Recently the NSW media was, well, awash with news articles on the high tides being experienced along the NSW coast. What caused the higher tides and how do they compare with historic tide levels?
A couple of news articles from 6 December 2017 in the Sydney Morning Herald and MSN describing the impact of higher than usual tides.
While it’s entirely predictable that some of the highest tides of the year will occur around Christmas time, what wasn’t predictable was the super elevation of tide levels due to the coincidence of the high astronomical tides with a storm surge, a relatively intense low pressure system and a possible coastal trapped wave generated by cold fronts moving through Bass Strait.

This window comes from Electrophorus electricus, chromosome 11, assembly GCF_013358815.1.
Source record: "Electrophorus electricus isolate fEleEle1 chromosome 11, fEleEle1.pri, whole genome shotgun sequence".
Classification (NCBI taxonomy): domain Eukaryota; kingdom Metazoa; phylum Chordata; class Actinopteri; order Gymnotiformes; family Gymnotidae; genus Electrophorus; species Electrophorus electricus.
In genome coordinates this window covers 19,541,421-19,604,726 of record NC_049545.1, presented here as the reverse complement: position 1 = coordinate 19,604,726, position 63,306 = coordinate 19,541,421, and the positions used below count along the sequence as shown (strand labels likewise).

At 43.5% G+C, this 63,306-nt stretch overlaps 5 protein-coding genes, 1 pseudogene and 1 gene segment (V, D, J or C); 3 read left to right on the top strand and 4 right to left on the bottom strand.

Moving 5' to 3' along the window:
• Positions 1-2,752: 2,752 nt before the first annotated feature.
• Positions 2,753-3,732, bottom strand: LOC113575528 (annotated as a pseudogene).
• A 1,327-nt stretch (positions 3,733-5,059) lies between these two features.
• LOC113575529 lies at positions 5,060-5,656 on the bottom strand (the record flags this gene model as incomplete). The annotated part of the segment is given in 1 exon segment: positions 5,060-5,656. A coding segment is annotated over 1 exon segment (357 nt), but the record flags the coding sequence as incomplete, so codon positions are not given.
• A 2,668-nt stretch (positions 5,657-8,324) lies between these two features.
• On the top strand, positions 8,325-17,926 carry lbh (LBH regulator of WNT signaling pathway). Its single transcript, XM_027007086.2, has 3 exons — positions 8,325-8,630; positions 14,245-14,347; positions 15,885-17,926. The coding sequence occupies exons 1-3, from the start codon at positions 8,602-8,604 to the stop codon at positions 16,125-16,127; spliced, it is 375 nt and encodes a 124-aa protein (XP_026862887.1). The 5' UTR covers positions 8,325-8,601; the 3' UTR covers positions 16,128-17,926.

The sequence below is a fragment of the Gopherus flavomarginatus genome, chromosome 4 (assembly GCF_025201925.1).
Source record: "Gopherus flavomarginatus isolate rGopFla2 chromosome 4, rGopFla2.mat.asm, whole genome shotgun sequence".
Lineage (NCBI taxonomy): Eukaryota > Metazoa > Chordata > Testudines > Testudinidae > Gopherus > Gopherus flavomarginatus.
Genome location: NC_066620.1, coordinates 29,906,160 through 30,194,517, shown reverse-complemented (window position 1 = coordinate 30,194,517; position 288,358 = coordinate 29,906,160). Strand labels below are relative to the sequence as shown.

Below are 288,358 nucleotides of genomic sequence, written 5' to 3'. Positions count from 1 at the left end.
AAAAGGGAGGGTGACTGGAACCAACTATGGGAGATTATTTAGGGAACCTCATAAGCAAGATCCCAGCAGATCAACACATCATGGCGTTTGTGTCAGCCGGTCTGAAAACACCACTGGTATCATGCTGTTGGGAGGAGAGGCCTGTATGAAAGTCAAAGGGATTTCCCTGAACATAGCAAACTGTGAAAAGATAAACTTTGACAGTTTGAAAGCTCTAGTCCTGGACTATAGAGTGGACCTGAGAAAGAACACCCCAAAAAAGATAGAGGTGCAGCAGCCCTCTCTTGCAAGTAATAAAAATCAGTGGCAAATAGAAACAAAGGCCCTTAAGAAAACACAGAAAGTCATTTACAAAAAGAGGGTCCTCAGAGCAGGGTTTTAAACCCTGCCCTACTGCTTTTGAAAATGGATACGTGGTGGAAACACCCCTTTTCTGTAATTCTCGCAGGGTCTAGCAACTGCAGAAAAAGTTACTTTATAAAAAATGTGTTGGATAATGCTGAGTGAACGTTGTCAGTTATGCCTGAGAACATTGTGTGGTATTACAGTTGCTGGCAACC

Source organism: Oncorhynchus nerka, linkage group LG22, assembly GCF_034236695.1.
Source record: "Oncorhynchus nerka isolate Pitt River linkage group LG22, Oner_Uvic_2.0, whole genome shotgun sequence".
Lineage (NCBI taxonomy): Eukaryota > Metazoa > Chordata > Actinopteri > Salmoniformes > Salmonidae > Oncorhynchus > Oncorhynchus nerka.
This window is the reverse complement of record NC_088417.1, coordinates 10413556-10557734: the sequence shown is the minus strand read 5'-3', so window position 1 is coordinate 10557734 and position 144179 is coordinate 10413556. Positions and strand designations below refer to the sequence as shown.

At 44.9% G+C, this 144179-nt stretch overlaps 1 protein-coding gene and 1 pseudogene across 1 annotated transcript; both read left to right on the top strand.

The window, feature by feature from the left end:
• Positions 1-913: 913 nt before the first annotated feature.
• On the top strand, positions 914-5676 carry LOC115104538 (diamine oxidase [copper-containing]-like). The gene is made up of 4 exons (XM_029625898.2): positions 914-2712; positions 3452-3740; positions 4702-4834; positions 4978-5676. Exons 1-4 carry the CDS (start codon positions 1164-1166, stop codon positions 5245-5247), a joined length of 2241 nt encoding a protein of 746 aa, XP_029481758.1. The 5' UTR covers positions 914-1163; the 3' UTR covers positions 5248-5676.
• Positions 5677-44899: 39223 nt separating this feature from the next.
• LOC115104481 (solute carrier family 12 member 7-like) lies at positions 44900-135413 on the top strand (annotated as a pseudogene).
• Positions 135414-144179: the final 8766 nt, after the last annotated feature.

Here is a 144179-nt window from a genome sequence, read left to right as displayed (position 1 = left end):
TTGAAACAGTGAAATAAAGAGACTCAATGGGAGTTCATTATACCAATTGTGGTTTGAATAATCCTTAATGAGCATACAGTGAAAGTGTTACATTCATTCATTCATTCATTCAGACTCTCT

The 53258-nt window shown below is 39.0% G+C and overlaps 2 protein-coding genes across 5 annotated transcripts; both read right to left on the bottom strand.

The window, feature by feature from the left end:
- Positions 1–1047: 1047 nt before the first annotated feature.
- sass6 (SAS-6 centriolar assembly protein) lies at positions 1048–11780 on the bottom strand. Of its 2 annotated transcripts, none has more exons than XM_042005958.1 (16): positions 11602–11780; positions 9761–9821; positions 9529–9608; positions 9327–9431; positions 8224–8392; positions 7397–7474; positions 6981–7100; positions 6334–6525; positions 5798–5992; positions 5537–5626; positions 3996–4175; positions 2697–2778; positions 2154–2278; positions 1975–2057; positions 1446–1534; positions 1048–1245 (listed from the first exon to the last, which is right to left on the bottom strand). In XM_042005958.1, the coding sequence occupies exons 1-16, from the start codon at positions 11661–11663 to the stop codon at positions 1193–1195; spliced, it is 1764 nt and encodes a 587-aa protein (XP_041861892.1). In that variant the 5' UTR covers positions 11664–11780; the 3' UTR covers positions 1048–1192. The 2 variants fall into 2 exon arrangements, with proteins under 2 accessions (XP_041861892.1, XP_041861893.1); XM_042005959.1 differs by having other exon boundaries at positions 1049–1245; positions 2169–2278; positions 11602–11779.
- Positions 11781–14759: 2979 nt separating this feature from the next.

Yes it’s complex….and also points to the potential creeping impact of rising sea levels in a warming world.
Check out some of the images from the NSW Central Coast captured by Phil Watson from the NSW Office of Environment and Heritage
For the record, the tides at Fort Denison in Sydney Harbour on the morning of 6/12/17 peaked at 10.54 am at 2.28m ISLW (approx. 27cm above the predicted tide of 2.01 ISLW). According to published information for the tide gauge, this level is fourth highest level ever recorded at Fort Denison. Recorded water levels published in Watson and Lord (2008) are listed below
Maximum Recorded Water Levels ISLW (metres) / AHD (metres) / Date (time)
2.40m 25 May 1974 (2300 hrs)
2.35m 27 April 1990 (2200 hrs)
2.32m 10 June 1956 (2100 hrs)
2.28m 6 December 2017 (1054 hrs)
2.27m 30 June 1984 (2200 hrs)
2.27m 19 August 2001 (2000 hrs)